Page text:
Review: Scarpa SL Activ boots

I love the whole process of getting new gear!

I love the research (“What do I want Product X to do? How much do I want to spend? What’s available that falls into that Venn diagram? What do people think about those options? Do I like it?”)

I enjoy the trying on/out of the various options.

I probably don’t enjoy the “handing over of the money” part if I’m honest, but I do like the “shiny new thing feeling” that comes just after that!

And then there’s the fun of finding out whether you’ve made the right choice, how Product X works in the field, and whether it does what you hoped it would.

However there is one area of acquisition that always makes me a bit more apprehensive and that’s buying footwear, particularly footwear for use on the hill and mountains. I find it very hard to know whether the tiny, tiny bit of heel lift I get when I’m walking up the little ramp in the shop will translate to hellish blisters on the hill. Is the toe box roomy enough? Is it too roomy? The staff always say to wear the boots around the house for a couple of weeks to let them break in, but does that really help you know what they’ll be like coming down a Munro in the snow after a ten hour day? And decent boots aren’t cheap, get it wrong and you’ll be hauling round an expensive uncomfortable mistake for years!

Well anyway, this particular bullet needed to be bit. So bite I did.

I was looking for new boots primarily for winter walking. I’ve by and large made the switch to trail shoes for my three season mountain activities. It’s so nice to have light feet! However for winter activities boots are still my preferred option. The soles on my Scarpa ZG10s were getting worn down, and a resole (+ p&p) would be close to £80. I made a sizing mistake when I bought these a few years back, so they’ve never been completely comfortable. Also, these boots won’t take a crampon and with a winter visit to Torridon coming up I thought that might be a useful feature to have. So with all that in mind I decided to relegate the ZG10s to the role of workboot, and start looking about for a replacement/upgrade pair.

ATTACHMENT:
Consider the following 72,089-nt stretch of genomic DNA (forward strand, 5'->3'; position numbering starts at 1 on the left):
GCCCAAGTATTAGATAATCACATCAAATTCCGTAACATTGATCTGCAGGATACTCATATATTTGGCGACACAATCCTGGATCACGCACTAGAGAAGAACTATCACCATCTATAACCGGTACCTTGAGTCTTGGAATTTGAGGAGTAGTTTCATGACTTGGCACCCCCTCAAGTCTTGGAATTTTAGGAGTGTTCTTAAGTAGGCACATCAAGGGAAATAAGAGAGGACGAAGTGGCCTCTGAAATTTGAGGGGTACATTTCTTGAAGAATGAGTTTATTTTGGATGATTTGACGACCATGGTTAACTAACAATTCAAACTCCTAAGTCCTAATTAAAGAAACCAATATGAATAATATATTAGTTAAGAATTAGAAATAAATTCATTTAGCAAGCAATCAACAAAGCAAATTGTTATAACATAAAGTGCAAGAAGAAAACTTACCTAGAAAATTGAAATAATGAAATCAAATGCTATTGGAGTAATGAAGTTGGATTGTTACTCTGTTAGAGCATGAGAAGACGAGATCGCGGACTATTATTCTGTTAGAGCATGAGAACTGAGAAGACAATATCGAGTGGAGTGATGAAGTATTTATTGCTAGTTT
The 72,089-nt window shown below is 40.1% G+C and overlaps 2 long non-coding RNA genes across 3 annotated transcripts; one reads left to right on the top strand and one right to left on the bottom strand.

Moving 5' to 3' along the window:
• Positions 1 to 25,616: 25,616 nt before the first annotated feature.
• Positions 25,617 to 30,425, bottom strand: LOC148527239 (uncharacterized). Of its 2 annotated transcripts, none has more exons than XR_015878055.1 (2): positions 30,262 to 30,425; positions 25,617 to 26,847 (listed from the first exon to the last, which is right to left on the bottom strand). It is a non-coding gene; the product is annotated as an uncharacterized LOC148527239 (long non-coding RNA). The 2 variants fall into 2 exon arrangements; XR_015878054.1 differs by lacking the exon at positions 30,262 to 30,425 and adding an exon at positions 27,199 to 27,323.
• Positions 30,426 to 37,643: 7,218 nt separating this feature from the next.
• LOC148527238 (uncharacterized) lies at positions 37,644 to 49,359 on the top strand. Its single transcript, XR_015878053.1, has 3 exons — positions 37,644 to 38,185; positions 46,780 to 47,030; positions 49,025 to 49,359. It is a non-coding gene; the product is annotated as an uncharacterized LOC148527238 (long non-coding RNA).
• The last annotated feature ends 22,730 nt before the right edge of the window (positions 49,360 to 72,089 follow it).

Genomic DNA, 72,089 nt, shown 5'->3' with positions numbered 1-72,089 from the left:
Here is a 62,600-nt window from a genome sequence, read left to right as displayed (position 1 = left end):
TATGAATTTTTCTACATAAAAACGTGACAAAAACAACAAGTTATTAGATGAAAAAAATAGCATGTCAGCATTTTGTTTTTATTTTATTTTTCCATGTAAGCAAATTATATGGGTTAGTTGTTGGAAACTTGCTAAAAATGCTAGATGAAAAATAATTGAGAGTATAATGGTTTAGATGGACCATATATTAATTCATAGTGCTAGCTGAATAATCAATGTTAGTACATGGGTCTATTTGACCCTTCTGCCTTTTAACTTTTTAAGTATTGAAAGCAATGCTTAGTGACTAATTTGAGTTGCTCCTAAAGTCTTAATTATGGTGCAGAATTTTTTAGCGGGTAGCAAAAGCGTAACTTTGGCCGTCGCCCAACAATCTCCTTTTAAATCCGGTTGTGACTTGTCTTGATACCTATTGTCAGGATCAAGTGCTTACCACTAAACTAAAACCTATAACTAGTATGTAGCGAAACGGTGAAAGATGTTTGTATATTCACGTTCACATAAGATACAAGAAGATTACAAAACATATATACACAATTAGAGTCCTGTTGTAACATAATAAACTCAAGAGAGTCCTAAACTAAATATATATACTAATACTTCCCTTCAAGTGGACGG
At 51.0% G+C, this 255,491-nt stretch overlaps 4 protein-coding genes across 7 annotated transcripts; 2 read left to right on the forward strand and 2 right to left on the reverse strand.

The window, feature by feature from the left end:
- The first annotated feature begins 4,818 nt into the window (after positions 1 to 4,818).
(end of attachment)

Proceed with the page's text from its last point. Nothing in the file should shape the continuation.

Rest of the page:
My criteria then for new boots were the following:

  • A good fit!
  • Well made. I can’t afford to buy new boots every year or two, so I needed whatever I bought to be tough, strong but not insanely heavy.
  • Crampon compatible. Boots get graded on their ability to have a crampon fitted: B0 is “don’t even think about it”, then it ranges from B1 is “yep, good for winter walking, glacier crossing and easy winter climbing maybe” all the way to B3 “I’m just popping up Everest for the weekend”. B1 would be perfect for my requirements. The sole would be stiff enough for using with crampons, but not so stiff that walking would be uncomfortable.
  • A good price. Very important!
  • Not garish. Some very “striking” colour schemes on boots, I prefer a more low-key look to be honest.